It’s healthy to cry and sometimes very necessary to our mental health. Especially when you’ve endured something emotionally traumatic. If you need to cry, you cry. Don’t worry about what anyone else thinks or says.

8. Make you own path

Not all those who wander are lost.

This is one of my favorite quotes of all time. You really don’t know where life is going to take you, and it might take you a lot of exploring to figure out where you want to be. During this time of exploration, don’t let anyone second guess your path.

I think this quote also shows us that it’s okay to be different. Just because you’re figuring out life, or going down a path no one else is following, doesn’t mean you’re lost.

Thanks for Reading!

Let me know what your favorite LOTR quote is in the comments below 🙂

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4 Reasons The Four Winds Will Blow You Away

The four winds have blown us here, people from all across the country, to the very end of this great land. And now, at last, we make our stand, fight for what we know to be right. We fight for our American Dream, that it will be possible again.

Kristin Hannah, The Four Winds

There’s nothing more uplifting than reading a book set during the Great Depression. What’s not to love? People starving, losing jobs, living in large dirty camps, and let’s not forget about the dust bowl. Mix all that in with a woman who has literally been through hell and back, and you have The Four Winds.

You might wonder, whilst reading this book, if Elsa and her family will ever catch a freaking break. There may also be a moment or two when you want to throw your book across the room because of all the emotional devastation occurring. Devastation or not, I can assure you that this book is well worth the read.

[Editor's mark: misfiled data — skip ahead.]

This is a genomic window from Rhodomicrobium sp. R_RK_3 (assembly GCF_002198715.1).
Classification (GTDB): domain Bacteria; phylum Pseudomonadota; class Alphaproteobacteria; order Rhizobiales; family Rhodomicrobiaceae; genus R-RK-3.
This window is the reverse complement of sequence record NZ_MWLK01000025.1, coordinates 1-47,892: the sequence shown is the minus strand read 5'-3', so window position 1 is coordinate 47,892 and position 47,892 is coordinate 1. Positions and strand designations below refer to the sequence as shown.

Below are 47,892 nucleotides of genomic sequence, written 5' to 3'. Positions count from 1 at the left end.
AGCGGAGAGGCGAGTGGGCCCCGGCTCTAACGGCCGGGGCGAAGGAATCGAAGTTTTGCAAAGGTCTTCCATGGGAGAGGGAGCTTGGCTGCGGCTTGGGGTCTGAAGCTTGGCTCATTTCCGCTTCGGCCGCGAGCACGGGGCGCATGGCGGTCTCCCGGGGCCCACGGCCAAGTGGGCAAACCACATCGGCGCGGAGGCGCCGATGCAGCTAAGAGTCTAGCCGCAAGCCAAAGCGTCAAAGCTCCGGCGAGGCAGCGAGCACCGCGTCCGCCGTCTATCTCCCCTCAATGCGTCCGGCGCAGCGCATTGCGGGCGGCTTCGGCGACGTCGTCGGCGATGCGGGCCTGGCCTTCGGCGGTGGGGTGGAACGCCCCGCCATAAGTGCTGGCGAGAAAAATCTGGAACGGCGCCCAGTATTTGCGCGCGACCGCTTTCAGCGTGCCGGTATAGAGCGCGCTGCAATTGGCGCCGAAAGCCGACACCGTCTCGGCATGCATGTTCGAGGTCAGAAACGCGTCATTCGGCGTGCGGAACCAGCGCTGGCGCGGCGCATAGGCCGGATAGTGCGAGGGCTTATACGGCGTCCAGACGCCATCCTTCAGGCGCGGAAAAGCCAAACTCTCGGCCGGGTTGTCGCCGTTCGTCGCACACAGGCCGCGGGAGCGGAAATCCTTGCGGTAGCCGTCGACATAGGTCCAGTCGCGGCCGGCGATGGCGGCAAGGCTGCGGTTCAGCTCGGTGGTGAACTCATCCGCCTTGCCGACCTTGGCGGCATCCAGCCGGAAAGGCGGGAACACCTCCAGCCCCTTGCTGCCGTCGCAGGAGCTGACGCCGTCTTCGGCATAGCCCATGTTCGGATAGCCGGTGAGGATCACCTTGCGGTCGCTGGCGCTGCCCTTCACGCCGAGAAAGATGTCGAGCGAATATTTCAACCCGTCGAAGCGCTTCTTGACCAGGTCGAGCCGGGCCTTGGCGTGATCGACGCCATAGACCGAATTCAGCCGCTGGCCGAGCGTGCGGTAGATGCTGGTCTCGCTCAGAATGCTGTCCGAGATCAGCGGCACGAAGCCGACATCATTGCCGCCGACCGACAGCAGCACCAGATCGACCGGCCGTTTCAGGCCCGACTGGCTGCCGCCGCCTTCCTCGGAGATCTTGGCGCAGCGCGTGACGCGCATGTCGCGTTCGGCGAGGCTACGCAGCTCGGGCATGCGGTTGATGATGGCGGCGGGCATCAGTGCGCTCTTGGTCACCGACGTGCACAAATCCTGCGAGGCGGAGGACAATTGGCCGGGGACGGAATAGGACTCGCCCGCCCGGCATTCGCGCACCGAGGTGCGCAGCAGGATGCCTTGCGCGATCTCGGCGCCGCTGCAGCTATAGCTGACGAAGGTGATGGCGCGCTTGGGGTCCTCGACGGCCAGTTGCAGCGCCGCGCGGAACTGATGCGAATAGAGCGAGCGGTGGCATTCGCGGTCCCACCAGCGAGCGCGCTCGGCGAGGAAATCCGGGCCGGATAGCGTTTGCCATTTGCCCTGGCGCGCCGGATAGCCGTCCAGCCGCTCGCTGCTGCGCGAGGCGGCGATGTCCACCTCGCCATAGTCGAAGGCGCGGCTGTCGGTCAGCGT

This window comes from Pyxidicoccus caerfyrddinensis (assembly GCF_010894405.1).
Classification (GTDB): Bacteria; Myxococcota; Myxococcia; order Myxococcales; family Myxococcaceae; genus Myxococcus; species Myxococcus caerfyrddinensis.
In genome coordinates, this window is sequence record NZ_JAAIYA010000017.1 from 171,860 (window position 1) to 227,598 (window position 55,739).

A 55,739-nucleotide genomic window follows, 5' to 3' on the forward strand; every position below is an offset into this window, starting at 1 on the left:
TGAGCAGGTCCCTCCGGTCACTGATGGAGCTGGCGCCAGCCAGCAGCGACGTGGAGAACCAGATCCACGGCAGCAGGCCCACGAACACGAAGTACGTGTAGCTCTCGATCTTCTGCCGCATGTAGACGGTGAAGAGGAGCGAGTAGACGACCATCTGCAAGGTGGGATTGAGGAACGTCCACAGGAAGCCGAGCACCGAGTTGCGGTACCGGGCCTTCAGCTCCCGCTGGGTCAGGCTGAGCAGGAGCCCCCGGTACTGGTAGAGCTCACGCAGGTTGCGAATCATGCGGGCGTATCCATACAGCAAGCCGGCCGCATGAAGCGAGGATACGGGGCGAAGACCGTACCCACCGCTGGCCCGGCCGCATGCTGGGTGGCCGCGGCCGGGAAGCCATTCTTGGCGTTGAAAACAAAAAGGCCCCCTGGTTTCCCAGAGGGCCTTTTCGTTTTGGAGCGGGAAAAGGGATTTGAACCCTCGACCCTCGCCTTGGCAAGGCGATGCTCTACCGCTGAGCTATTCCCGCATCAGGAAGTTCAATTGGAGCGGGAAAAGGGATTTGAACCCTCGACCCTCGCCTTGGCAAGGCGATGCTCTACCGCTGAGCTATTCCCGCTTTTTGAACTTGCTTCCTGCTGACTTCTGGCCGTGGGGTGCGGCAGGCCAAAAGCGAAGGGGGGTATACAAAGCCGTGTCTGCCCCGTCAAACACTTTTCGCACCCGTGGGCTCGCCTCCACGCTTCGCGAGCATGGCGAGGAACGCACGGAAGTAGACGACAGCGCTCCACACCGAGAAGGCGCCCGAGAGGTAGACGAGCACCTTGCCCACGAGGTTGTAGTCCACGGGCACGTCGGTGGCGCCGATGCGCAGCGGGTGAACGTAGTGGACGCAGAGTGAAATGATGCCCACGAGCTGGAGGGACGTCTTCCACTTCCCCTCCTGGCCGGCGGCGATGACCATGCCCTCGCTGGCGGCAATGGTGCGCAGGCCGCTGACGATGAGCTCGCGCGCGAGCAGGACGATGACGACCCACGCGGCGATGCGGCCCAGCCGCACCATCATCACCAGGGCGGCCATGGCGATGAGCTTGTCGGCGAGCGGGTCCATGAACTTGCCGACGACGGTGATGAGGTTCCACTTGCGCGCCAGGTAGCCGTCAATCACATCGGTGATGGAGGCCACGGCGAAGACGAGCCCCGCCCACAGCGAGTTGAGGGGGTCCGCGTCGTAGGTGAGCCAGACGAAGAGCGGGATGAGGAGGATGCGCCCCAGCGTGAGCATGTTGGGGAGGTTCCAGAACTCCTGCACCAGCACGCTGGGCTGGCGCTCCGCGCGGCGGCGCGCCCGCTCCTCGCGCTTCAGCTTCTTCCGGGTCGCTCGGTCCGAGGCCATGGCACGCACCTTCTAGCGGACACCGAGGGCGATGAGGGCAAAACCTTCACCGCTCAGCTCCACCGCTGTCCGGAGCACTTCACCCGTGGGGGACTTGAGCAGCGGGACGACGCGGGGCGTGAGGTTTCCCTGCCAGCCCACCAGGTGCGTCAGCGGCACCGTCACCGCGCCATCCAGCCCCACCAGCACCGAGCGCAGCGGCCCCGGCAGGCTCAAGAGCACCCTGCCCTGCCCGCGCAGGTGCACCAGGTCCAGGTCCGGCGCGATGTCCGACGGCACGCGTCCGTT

Which is why I’m sharing with you today the 4 reasons The Four Winds will blow you away (as it did me).

Book Description (Brought to you by GoodReads)

Texas, 1934. Millions are out of work and a drought has broken the Great Plains. Farmers are fighting to keep their land and their livelihoods as the crops are failing, the water is drying up, and dust threatens to bury them all. One of the darkest periods of the Great Depression, the Dust Bowl era, has arrived with a vengeance.

In this uncertain and dangerous time, Elsa Martinelli—like so many of her neighbors—must make an agonizing choice: fight for the land she loves or go west, to California, in search of a better life. The Four Winds is an indelible portrait of America and the American Dream, as seen through the eyes of one indomitable woman whose courage and sacrifice will come to define a generation.

*Warning: this book will make you cry tears of joy andd sadness (if you consider yourself a highly sensitive person).

4 Reasons this Book will Blow you Away

1. Elsa’s unforgettable character transformations

A warrior believes in an end she can’t see and fights for it. A warrior never gives up. A warrior fights for those weaker than herself. It sounds like motherhood to me

Kristin Hannah, The Four Winds

The winner for bestest character transformation goes to Elsa Martinelli! She began this story as a sheltered, emotionally abused, scared, and incredibly self-conscious young woman. She’s like a nervous turtle hiding in a shell, wanting to leave, but not really knowing how. She has a difficult time finding her voice in the beginning.

By the end of this story we see a strong, fearless woman ready to take on the world during an impossible time. It’s inspiring to see Elsa become this warrior mother. She will do anything for her kids, not matter the cost to her.

Motherhood helped her find her voice.

2. Because LOVE

Love is what remains when everything is gone.

Kristin Hannah, The Four Winds

As I mentioned in my intro, there is a lot of suffering that happens in this book. Things go from bad to worse real quick for Elsa and her family. Thankfully, the bad times don’t last. Kristin Hannah reminds us that even in the darkness, love still remains. Love endures through it all.

Elsa instills this into her kids throughout the story. She does everything she can to make it known how much she loves them. Elsa didn’t grow up with parents who loved her, so she knows how isolating that neglect can be.